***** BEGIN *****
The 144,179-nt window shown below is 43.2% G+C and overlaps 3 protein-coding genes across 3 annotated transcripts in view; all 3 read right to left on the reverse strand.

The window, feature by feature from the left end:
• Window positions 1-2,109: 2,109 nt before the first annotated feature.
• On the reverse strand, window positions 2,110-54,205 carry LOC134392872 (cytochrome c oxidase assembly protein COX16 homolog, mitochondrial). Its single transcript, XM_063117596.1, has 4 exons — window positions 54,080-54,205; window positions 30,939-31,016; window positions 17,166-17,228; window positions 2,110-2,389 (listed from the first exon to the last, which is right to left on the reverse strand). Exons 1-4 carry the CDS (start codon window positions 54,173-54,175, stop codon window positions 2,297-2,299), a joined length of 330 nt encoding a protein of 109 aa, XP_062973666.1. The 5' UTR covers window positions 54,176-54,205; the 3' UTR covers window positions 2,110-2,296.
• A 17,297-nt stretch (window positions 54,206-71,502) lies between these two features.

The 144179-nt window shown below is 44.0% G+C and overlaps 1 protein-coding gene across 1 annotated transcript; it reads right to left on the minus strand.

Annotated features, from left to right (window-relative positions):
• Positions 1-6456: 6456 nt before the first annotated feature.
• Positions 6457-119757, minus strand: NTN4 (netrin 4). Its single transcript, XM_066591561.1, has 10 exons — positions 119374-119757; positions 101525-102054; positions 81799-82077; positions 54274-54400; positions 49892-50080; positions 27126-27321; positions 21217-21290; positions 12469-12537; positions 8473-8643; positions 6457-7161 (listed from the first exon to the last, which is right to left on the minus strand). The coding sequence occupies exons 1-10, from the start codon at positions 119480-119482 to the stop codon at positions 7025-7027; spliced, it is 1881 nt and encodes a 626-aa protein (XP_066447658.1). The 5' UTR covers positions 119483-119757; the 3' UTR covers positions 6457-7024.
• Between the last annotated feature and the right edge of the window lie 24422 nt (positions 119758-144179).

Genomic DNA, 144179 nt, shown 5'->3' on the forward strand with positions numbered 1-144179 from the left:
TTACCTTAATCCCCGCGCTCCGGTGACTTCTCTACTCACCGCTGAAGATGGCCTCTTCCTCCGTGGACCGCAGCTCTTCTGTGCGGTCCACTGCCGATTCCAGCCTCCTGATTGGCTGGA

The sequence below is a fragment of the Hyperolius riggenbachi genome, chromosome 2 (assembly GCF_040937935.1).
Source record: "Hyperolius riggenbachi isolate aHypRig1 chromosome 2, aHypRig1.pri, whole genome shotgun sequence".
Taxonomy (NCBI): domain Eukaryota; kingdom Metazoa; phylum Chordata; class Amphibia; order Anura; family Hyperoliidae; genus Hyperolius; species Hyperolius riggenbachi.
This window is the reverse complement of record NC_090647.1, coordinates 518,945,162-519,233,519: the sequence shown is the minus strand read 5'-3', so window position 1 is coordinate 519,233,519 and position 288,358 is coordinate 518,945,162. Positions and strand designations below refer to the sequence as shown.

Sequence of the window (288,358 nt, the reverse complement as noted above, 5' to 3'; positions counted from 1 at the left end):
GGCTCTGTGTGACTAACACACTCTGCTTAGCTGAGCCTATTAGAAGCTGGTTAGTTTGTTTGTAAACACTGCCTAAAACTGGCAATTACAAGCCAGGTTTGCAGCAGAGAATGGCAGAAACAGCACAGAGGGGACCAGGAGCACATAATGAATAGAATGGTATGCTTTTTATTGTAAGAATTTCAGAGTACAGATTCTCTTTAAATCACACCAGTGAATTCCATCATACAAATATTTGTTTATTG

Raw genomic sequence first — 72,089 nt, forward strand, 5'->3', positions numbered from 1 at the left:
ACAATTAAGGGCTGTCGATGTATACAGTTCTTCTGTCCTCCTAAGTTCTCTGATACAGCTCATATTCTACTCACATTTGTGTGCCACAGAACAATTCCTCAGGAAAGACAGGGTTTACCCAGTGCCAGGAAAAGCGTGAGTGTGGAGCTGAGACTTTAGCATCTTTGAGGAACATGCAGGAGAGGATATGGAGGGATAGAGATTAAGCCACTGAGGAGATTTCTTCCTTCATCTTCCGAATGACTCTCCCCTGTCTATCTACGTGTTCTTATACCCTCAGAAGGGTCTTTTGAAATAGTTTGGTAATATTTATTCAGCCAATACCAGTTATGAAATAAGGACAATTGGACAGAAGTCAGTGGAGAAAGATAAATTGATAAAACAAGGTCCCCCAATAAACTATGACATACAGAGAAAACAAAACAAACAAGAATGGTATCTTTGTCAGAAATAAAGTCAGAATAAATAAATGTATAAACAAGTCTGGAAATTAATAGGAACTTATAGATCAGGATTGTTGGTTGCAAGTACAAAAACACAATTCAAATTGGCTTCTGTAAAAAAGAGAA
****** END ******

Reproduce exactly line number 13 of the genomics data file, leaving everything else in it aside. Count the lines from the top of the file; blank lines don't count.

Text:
The sequence below is a fragment of the Hyperolius riggenbachi genome, chromosome 2 (assembly GCF_040937935.1).